What is apprenticeship? Apprenticeship is a training model that combines paid on-the-job training with classroom-based technical instruction, typically resulting in a credential or certification. Apprenticeships can be registered—meaning they are part of the federal apprenticeship program, meet specific standards, and are designed to result in portable skills—or nonregistered, where they are sponsored by employers but not subject to federal rules and standards. A registered apprenticeship is one of the most intensive and structured examples of work-based learning, and it is designed to allow apprentices to learn in-demand technical skills, employability skills, and professionalism while employed on a job site.
Who provides apprenticeship? Registered apprenticeship programs are operated by a sponsor who registers their program with either the US Department of Labor’s Office of Apprenticeship or a state apprenticeship agency. Sponsors can be employers or employer associations and can involve partnerships with labor-management organizations, unions, community colleges, or intermediary organizations. Nonregistered apprenticeships are provided by employers.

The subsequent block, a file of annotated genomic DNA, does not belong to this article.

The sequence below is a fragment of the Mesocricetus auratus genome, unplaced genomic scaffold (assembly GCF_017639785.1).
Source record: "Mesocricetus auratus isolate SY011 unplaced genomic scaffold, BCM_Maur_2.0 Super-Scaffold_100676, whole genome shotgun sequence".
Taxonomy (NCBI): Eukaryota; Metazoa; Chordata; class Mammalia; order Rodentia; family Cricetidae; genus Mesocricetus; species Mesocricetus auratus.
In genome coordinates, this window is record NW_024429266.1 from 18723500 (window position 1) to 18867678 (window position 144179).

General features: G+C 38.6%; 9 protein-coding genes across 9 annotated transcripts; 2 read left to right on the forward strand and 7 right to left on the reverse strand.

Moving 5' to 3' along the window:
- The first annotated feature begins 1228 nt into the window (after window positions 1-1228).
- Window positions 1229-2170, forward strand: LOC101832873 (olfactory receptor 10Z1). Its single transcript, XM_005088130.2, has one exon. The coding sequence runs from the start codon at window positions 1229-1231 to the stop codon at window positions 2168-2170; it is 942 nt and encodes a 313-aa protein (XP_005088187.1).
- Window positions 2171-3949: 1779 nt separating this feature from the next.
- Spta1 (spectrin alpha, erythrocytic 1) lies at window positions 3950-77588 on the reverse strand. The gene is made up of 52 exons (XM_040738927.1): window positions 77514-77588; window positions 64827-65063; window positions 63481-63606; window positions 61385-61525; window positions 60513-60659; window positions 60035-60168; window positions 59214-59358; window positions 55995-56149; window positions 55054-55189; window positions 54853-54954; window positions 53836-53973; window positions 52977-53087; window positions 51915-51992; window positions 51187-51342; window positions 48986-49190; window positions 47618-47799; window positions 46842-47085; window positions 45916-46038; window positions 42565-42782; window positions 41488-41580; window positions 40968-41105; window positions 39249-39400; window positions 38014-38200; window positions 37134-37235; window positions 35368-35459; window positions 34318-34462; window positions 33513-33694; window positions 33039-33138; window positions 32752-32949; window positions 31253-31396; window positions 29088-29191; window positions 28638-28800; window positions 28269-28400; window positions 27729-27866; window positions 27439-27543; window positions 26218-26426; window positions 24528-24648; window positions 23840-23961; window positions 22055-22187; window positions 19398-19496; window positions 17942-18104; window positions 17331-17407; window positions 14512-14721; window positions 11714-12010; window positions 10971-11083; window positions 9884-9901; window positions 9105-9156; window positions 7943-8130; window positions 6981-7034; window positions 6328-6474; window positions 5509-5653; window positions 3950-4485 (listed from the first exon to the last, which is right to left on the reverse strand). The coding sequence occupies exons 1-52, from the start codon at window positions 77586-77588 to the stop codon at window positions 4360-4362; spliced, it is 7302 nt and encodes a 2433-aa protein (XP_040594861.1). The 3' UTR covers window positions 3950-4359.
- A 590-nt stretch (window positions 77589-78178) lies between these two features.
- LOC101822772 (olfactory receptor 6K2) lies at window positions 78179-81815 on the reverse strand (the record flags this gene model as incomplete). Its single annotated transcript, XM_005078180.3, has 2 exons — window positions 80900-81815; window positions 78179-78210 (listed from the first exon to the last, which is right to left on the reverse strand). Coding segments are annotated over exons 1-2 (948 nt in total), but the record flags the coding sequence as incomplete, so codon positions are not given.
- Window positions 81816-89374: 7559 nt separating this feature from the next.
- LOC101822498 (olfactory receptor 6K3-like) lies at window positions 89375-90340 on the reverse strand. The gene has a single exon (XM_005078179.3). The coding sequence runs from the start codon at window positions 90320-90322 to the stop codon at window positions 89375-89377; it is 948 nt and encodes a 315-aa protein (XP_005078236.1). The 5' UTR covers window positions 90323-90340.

Why is apprenticeship important? Apprenticeship is designed to ensure that participants are learning the specific skills required for a job, practicing those skills in a real-world context, and receiving mentoring from supervisors. Since all apprentices are paid employees, registered apprenticeship is an “earn and learn” model. The Office of Apprenticeship and state apprenticeship agencies approve a program’s apprenticeship standards, ensuring that the training apprentices receive meets nationally recognized occupational standards.